Anti-terror cop quits after expense row

Andy Hayman, Britain's top anti-terror copy - and previously a senior officer in Norfolk and Essex - is to retire after allegations of expense irregularities.

The man in charge of Britain's fight against terrorism is to step down just days after the launch of an investigation in to his expense claims.

Assistant commissioner Andy Hayman - who was chief constable of Norfolk police before taking up the role - said the “time was right” to leave the Met.

“Recent weeks have seen a series of leaks and unfounded accusations about me, which I have and will continue to refute strongly,” he said.

Last week it emerged that Mr Hayman was facing an investigation into his expenses claims and foreign trips with a woman police sergeant, after the Metropolitan Police Authority confirmed that a report was being prepared for consideration by the force's professional standards subcommittee.

It is believed Mr Hayman was being quizzed about £15,000 in expenses including claims for large amounts of alcohol and entertaining.

He has also been asked about his relationship with Sergeant Heidi Tubby, his former staff officer, who is said to have accompanied him on foreign business trips at public expense.

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She worked as Hayman's staff officer when he was chief constable of Norfolk police and followed Hayman to London in 2005.

He has also separately faced criticism for his actions in the aftermath of the shooting of Jean Charles de Menezes by Met officers at Stockwell tube station.

Mr Hayman's police career started in Essex in 1978, and he first joined the Met in 1998 as commander.

From 1999 he headed up the Met's anti-corruption department, moving to Norfolk Constabulary in December 2002.

He re-joined the Met from Norfolk in February 2005 after serving just over two years at the force as chief constable.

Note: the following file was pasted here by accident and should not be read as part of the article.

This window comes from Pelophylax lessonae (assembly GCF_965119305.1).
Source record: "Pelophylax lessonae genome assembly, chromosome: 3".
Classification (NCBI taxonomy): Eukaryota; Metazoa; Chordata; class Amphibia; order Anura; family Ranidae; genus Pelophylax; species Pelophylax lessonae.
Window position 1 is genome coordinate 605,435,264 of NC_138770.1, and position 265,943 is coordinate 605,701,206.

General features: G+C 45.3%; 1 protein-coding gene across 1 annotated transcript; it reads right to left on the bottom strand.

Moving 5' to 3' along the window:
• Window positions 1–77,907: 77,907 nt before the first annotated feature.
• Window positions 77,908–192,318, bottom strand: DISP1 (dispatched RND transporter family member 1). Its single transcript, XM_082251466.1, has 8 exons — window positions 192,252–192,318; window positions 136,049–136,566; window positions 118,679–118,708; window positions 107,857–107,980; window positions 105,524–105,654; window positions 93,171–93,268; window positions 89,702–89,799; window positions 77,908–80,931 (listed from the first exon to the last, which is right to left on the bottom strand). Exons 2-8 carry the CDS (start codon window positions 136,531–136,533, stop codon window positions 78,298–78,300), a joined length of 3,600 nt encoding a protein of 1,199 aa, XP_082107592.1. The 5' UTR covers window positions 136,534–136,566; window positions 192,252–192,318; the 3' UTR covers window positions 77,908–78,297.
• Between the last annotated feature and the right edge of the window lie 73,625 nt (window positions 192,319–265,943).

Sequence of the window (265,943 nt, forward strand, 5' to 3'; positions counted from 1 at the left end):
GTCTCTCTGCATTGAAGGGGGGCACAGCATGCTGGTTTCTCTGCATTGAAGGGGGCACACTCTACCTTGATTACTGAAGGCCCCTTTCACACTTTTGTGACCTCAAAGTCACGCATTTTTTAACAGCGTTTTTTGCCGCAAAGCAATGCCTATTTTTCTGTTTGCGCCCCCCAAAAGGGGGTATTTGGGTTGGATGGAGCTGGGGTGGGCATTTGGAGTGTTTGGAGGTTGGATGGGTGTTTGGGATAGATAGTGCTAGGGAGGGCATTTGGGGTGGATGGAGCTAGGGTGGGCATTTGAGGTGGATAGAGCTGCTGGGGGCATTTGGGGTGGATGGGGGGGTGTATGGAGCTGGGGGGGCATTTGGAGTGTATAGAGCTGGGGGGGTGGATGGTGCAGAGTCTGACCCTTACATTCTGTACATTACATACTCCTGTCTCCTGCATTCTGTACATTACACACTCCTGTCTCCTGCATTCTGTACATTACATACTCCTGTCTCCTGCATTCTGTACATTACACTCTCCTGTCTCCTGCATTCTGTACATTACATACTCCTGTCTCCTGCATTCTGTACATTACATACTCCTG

His recent duties at the Met included leading the fight against Islamist terrorism and protecting the Royal family.

In a statement on his retirement he said: “It has been a great honour and privilege to lead Specialist Operations in its challenging work protecting this country from the palpable terrorist threat we face.

“This role requires total commitment in both time and effort and has a considerable impact on your personal life, your family and friends. It also puts you in the spotlight, often in ways that are very hurtful. Recent weeks have seen a series of leaks and unfounded accusations about me, which I have and will continue to refute strongly.

“However, these events take their toll on you personally and I feel now is the right time for me to step aside and for a new person to take over as Assistant Commissioner Specialist Operations and Head of the ACPO Terrorism and Allied Matters business area. I wish my successor and all my colleagues every success in their continued efforts to defend the United Kingdom.”

Mr Hayman was backed by Metropolitan Police commissioner, Sir Ian Blair, who himself has faced calls to quit in recent months.

“Andy Hayman can be very proud of the achievements and successes during his time in charge of Specialist Operations,” he said.

“In this year alone, 37 people have been convicted in terrorist related cases following investigation by the Met. He has also made a significant contribution to the development of policing and the service during his career. I fully understand his decision to leave at this time and wish him well for the future.”

As well as his police roles, Mr Hayman is on the board of governors of Anglia Polytechnic University and is an external examiner for Cambridge University.

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